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Funding defies logic

"We have to pass the (health care) bill so you can find out what is in it." -- Rep. Nancy Pelosi, D-Calif., March 9, 2010

This quote came from one of the leaders of our country, but please don't take this advice. When you buy a house, car, business, etc., please read or get an explanation for each and every page you're signing.

In essence, Pelosi is saying, "Trust us, we know what's good for you." And at the date of the composition of this article, the government is shut down.

Addressing this subject has been a challenge because it is ever-changing and could very well change before the first of the year. The fact is, Congress passed the Affordable Care Act, and it's going to happen. No matter how much discussion goes on in the coffee shop -- or on Capitol Hill, for that matter -- Obamacare is here to stay (at least until 2017).

The question then becomes, "How will it be funded?" Some politicians have called it a no-win situation. It is. Either Republicans go along with Obamacare and allow it to be funded by adding another trillion dollars to our national debt, or they end up losing their jobs, because the finger is being pointed directly at them for the government shutdown. And then the government succeeds in taking over yet another part of our lives, after failing miserably at every other attempt.

And who is the real loser? You as a taxpayer are the loser.

For a moment, imagine your own financial situation: Try plugging in the government's philosophy into your own planning, in essence, spending money you don't have. The big difference is you would be held accountable for your actions, but the decision-makers in Washington are not.

If we could draw an analogy from how the new health care law will be implemented with the application of a life insurance policy, let's see how it would work. If we could wait until we were uninsurable, because of a recent terminal diagnosis of cancer, for instance, and then purchase as much life insurance coverage as we possibly could afford, wouldn't that be a good way to secure coverage? Unfortunately, if everyone was going down this same path, it wouldn't be long before all life insurance companies were bankrupt, as claims would add up in a hurry.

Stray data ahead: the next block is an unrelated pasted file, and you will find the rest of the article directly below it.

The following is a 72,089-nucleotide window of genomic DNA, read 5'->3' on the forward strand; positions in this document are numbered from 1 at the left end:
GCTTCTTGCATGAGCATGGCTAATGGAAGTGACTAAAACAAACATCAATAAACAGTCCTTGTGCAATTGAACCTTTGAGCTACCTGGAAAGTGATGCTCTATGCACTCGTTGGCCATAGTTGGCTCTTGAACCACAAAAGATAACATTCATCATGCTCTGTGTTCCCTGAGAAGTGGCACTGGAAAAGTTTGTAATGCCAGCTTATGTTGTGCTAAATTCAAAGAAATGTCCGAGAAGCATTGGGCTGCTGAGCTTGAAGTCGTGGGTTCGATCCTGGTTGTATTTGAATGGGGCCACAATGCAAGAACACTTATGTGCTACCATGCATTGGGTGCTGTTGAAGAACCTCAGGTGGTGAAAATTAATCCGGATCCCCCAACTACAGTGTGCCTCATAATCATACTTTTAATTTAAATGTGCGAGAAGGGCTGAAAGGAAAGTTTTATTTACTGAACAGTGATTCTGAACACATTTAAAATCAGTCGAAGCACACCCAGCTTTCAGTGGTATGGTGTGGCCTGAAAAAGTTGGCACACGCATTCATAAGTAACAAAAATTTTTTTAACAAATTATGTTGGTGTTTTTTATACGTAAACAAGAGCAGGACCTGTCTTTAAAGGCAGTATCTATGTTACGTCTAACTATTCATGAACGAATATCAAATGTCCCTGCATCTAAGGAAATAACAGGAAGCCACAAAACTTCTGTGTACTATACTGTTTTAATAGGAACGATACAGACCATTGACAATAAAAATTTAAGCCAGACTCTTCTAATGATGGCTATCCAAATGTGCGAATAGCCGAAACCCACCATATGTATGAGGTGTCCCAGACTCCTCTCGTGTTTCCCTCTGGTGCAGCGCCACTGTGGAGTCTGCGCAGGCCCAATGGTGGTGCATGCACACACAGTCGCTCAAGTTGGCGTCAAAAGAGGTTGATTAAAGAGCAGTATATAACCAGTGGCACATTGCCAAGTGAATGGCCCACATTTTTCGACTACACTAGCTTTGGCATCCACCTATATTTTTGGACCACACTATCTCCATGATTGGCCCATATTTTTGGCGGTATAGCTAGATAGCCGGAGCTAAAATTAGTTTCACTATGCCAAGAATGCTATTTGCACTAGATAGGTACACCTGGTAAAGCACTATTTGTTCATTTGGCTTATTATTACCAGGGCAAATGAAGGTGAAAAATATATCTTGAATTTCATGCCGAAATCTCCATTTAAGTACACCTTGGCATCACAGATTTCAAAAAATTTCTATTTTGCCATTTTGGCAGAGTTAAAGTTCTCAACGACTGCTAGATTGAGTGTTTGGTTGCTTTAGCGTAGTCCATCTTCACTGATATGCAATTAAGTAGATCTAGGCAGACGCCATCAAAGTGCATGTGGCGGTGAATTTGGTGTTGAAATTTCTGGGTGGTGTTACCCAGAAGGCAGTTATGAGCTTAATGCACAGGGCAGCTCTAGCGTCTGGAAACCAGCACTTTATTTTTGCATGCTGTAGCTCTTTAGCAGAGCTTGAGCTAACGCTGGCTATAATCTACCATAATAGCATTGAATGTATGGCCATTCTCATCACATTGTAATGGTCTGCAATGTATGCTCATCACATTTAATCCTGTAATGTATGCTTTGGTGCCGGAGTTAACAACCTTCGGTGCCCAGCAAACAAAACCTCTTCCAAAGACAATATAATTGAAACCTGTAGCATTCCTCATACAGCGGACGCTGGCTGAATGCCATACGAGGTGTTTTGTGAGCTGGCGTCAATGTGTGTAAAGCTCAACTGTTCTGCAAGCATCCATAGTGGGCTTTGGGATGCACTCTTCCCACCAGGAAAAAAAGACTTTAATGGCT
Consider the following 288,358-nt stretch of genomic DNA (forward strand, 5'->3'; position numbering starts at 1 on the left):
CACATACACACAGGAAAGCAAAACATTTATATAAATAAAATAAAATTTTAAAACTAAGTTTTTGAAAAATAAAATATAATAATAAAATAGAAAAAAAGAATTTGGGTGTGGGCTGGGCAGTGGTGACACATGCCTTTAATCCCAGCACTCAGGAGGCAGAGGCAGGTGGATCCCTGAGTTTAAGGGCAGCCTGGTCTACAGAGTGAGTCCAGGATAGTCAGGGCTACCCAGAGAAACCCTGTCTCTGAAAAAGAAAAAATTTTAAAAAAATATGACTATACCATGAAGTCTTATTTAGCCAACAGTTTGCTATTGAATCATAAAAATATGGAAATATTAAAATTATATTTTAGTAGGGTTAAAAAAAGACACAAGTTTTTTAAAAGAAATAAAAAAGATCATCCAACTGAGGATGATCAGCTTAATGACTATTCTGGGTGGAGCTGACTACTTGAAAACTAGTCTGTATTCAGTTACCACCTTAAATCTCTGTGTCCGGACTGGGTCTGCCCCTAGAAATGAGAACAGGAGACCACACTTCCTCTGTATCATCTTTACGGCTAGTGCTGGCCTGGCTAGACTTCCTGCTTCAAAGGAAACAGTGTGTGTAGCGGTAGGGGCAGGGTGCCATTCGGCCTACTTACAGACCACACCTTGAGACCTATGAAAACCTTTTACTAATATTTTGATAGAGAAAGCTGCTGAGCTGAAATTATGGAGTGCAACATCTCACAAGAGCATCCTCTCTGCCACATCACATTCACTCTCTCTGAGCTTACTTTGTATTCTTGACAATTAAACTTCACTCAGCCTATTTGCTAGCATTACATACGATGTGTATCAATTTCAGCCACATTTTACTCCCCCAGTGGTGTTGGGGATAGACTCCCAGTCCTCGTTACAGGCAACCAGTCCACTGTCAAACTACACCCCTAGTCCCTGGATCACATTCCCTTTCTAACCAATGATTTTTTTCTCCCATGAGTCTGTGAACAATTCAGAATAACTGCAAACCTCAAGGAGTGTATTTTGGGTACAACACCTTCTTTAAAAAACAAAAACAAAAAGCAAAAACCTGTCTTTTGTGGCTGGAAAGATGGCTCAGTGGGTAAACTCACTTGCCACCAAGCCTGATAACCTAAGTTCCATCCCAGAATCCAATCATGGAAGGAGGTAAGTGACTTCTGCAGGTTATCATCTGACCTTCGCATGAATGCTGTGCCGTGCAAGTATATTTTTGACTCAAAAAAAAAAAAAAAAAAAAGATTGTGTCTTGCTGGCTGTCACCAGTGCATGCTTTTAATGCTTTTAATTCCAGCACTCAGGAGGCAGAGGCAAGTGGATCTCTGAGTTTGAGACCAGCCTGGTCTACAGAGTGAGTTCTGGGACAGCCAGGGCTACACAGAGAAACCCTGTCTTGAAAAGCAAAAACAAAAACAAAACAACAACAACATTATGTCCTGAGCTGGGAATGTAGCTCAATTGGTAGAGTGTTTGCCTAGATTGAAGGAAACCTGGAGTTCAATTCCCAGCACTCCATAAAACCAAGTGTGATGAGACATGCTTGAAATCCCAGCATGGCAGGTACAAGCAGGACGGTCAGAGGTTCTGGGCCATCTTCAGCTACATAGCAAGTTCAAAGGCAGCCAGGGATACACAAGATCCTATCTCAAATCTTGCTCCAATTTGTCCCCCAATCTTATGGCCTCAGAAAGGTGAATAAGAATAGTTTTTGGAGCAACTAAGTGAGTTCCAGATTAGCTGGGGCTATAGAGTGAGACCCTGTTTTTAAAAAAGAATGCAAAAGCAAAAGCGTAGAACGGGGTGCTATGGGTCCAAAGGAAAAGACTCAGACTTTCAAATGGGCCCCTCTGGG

This is the reason life insurance companies have an underwriting process -- a selection strategy that denies coverage to people who are very sick, rates coverage to folks who have minor health problems, and rewards people who are healthy, non-smoking individuals. If this underwriting process is thrown out, we have absolute chaos in the life insurance industry.

Coupled with the lack of responsibility to pay their bills, it is no surprise we find this continuing chaos with the U.S. government on the health insurance issue. It cannot and will not work. Businesses already are cutting the hours of their employees to ward off the responsibilities of insuring everyone. Only time will tell the multitude of other issues that will emerge from this health care decision.

And yes, there is always the story of the individual who had a disease and was never able to secure coverage. These are unfortunate circumstances. Yet, we don't have a filter system to help these individuals without opening health insurance up to everyone else on the planet. This was obvious while our president was campaigning and did not differentiate between the folks who have paid into the Social Security system through many years of working, and the people who haven't worked a day in their lives, labeling both groups as "Entitled."

This is a time when everyone should be evaluating their own financial situation. This does not just mean what your portfolio looks like, but also what strategies are being implemented to keep dollars in your own pocket and not given away for reckless spending by the U.S. government. (e.g. Roth vs. traditional IRA).

Or we can take Nancy's advice and just sign up and see what happens? We live in scary times.

By the way, how is the unemployment rate in the U.S. going now that 800,000 federal employees are out of work?

Tim Schumacher represents Strategic Financial Partners in Hays. tschumacher@htk.com